How to Best Operate Your Indoor Remote Control Helicopters
This article is meant to educate the reader about indoor remote control helicopters, including the pleasure of owning them, but also the danger of flying indoor remote control helicopters in homes with lots of glass windows. I must say that although these helicopters is a pleasure to own, I personally have broken quite a few windows with helicopters that claimed to be indoor remote control helicopters, but ultimately turned out to be typical outdoor helicopters that were not meant to be flown indoors.
You see, the indoor remote control helicopters are usually made of a foam rubber or other soft, cushiony substance that allows them to bump into furniture, walls, or windows without harming the home or the helicopter. In contrast, helicopters that are meant for the outdoors are usually made of plastic or metal and are used to fly at fast speeds in large, open areas where the worst thing they could do is bump into a tree (and in this case, one also must be careful that they don’t fly their helicopter near a power line).
I personally have had more fun with outdoor helicopters, but the main benefit of an indoor helicopter is that you can play with them even if you live in an area with frequent inclement weather, or with snowstorms. Of course, if your home has lots of knick knacks and breakables, you need to be careful even with indoor remote control helicopters because even though they may not break items outright, they can knock them down so that they break when they hit the floor. But in any case, it’s always best to purchase a helicopter that you feel comfortable working with and that you feel adept at flying. Don’t purchase indoor remote control helicopters because you think you can just fly them into anything and not have to worry about the consequences. This is not the case with any model of helicopter you buy. You even need to consider the fact that some helicopters generate lots of wind energy when they fly, and you might knock papers around and create quite a mess.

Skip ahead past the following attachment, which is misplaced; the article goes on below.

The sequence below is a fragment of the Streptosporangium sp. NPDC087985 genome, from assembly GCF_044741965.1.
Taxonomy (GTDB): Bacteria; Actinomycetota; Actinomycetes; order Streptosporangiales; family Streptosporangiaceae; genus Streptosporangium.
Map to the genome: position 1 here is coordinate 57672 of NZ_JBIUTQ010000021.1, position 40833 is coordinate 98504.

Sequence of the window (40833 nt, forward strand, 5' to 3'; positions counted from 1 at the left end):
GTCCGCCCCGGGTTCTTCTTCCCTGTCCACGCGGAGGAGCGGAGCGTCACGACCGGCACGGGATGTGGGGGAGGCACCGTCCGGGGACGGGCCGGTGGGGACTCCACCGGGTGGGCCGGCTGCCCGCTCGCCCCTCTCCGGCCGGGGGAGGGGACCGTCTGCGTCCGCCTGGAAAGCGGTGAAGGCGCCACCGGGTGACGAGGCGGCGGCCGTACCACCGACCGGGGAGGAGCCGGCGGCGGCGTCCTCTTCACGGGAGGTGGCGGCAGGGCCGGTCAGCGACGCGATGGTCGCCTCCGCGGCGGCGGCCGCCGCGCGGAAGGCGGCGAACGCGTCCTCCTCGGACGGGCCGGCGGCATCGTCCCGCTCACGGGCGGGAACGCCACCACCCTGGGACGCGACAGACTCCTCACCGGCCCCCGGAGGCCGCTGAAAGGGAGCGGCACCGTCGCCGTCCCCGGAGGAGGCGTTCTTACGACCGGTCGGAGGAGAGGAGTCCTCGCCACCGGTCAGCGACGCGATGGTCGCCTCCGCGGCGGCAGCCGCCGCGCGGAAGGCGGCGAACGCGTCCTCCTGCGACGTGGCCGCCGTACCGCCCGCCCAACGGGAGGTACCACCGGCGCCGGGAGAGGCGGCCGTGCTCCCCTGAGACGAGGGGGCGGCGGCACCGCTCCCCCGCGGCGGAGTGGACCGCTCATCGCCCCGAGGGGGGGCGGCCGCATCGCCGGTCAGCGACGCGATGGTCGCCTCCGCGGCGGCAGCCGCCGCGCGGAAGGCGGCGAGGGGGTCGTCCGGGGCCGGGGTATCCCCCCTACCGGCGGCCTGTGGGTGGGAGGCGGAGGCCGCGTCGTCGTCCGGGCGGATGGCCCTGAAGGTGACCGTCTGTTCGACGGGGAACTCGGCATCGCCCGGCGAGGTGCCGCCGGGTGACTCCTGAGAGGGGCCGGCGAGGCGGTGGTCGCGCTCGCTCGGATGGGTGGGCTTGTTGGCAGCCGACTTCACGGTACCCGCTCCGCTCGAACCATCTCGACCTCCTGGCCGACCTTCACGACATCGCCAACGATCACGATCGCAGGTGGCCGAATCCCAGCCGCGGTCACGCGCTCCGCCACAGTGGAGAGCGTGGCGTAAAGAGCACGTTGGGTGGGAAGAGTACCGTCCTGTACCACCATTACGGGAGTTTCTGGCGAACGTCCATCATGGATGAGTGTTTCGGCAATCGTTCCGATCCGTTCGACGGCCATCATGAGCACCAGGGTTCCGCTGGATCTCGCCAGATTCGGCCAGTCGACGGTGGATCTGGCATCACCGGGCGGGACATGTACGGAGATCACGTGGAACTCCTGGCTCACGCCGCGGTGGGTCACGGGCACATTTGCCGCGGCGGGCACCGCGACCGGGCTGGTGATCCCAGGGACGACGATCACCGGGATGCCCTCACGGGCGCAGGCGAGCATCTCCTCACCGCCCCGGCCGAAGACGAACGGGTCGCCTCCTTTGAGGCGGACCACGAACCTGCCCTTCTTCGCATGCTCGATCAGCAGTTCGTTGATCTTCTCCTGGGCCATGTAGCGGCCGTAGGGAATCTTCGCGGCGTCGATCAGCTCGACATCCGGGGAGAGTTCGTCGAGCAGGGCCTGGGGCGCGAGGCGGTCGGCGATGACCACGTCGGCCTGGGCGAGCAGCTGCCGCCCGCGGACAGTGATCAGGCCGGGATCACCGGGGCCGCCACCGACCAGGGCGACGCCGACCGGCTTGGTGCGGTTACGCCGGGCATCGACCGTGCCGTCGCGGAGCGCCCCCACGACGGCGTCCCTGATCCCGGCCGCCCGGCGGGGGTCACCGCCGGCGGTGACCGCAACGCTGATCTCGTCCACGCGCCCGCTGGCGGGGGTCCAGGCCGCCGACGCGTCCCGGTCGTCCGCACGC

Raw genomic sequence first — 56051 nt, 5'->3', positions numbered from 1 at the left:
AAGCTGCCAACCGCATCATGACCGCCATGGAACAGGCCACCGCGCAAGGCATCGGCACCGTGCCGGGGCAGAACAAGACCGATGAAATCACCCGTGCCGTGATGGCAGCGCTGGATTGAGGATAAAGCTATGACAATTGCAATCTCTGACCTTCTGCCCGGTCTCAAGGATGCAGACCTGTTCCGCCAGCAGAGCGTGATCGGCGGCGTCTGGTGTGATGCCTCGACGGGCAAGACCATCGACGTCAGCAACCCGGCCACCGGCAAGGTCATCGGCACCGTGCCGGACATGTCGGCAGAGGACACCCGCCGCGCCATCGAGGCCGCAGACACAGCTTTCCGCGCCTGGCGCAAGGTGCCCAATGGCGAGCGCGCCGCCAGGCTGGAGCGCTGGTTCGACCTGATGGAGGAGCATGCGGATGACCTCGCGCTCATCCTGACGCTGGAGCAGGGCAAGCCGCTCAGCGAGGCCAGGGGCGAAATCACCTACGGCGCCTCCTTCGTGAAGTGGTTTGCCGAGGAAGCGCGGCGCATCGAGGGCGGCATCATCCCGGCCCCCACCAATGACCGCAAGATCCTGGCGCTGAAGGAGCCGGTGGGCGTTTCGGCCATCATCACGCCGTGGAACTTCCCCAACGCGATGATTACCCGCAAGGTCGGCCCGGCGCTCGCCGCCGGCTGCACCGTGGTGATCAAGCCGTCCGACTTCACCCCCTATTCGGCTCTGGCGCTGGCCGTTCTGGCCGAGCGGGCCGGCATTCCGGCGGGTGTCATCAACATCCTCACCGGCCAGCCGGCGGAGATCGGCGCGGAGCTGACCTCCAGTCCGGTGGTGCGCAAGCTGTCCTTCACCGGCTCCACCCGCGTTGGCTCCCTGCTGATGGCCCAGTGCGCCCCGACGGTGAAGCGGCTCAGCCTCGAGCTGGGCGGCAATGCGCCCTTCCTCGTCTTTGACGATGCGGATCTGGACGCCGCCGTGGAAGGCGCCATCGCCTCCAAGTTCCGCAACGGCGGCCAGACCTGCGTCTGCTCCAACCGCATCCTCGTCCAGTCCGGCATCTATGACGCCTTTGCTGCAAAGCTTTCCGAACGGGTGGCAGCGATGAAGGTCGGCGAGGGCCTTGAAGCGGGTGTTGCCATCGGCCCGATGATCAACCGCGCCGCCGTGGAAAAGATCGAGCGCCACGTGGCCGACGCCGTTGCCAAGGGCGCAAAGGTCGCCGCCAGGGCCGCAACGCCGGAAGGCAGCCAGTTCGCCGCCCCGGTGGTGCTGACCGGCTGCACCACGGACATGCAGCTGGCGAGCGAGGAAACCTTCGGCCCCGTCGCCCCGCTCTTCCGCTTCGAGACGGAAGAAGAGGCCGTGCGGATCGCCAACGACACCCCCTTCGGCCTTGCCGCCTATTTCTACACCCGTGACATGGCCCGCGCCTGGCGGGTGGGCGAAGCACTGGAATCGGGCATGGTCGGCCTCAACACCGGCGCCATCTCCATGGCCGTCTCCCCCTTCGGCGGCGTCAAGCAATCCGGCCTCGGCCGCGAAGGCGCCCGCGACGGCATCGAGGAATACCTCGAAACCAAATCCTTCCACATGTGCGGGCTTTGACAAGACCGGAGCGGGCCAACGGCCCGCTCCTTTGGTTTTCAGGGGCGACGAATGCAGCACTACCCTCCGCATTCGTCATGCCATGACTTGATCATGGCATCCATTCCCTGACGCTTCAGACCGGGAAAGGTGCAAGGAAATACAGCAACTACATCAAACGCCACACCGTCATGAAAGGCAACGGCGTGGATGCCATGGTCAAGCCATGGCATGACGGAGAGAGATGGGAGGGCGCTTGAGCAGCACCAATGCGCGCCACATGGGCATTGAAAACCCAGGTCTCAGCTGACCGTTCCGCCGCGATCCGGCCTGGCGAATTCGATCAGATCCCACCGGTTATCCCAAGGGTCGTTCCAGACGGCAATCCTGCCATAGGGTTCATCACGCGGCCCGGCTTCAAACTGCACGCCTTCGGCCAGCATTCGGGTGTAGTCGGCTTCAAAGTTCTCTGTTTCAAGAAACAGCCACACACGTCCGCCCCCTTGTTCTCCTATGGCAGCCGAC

Just make sure that wherever you fly indoor remote control helicopters—and the same is true for the outdoor versions—that you check with the owner of the home and make sure that they know the potential consequences of bumping your helicopter into one of their items. That said, indoor remote control helicopters are often the safest, and unless you are a real daredevil, you can usually have a good time with them and not break anything. Plus, they are often cheaper than the classic plastic or metal outdoor helicopters because they are made of cheaper materials and do not really require the manufacturer to be adept at creating them—lots of the fabrics of indoor remote control helicopters can be stretched and manipulated without the possibility of them breaking. There are all things to consider.
But certainly, if you are thinking about purchasing a helicopter, know that you are in good company.